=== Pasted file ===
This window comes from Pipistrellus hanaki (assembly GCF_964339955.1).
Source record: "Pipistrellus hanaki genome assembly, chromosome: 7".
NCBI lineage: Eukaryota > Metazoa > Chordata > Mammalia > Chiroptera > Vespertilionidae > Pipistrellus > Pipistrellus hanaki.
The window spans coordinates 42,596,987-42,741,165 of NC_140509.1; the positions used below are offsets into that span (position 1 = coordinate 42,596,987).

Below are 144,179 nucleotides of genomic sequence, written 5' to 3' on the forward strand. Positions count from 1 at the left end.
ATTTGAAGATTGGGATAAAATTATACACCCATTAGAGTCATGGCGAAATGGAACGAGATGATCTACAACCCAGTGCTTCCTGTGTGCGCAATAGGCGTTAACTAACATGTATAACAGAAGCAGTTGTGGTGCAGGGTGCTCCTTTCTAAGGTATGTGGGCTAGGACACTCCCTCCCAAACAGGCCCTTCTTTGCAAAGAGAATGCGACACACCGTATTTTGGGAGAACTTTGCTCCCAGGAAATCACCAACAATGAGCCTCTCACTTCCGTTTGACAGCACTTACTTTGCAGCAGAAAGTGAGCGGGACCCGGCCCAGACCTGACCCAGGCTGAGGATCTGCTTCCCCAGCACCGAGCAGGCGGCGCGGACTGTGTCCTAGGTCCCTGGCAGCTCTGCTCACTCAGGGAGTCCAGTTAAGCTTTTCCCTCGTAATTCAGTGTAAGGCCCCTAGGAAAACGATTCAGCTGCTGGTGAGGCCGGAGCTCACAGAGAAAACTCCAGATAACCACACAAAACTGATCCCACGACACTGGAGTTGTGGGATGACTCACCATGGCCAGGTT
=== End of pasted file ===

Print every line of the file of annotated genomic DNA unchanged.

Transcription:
This window comes from Pipistrellus hanaki (assembly GCF_964339955.1).
Source record: "Pipistrellus hanaki genome assembly, chromosome: 7".
NCBI lineage: Eukaryota > Metazoa > Chordata > Mammalia > Chiroptera > Vespertilionidae > Pipistrellus > Pipistrellus hanaki.
The window spans coordinates 42,596,987-42,741,165 of NC_140509.1; the positions used below are offsets into that span (position 1 = coordinate 42,596,987).

Below are 144,179 nucleotides of genomic sequence, written 5' to 3' on the forward strand. Positions count from 1 at the left end.
ATTTGAAGATTGGGATAAAATTATACACCCATTAGAGTCATGGCGAAATGGAACGAGATGATCTACAACCCAGTGCTTCCTGTGTGCGCAATAGGCGTTAACTAACATGTATAACAGAAGCAGTTGTGGTGCAGGGTGCTCCTTTCTAAGGTATGTGGGCTAGGACACTCCCTCCCAAACAGGCCCTTCTTTGCAAAGAGAATGCGACACACCGTATTTTGGGAGAACTTTGCTCCCAGGAAATCACCAACAATGAGCCTCTCACTTCCGTTTGACAGCACTTACTTTGCAGCAGAAAGTGAGCGGGACCCGGCCCAGACCTGACCCAGGCTGAGGATCTGCTTCCCCAGCACCGAGCAGGCGGCGCGGACTGTGTCCTAGGTCCCTGGCAGCTCTGCTCACTCAGGGAGTCCAGTTAAGCTTTTCCCTCGTAATTCAGTGTAAGGCCCCTAGGAAAACGATTCAGCTGCTGGTGAGGCCGGAGCTCACAGAGAAAACTCCAGATAACCACACAAAACTGATCCCACGACACTGGAGTTGTGGGATGACTCACCATGGCCAGGTT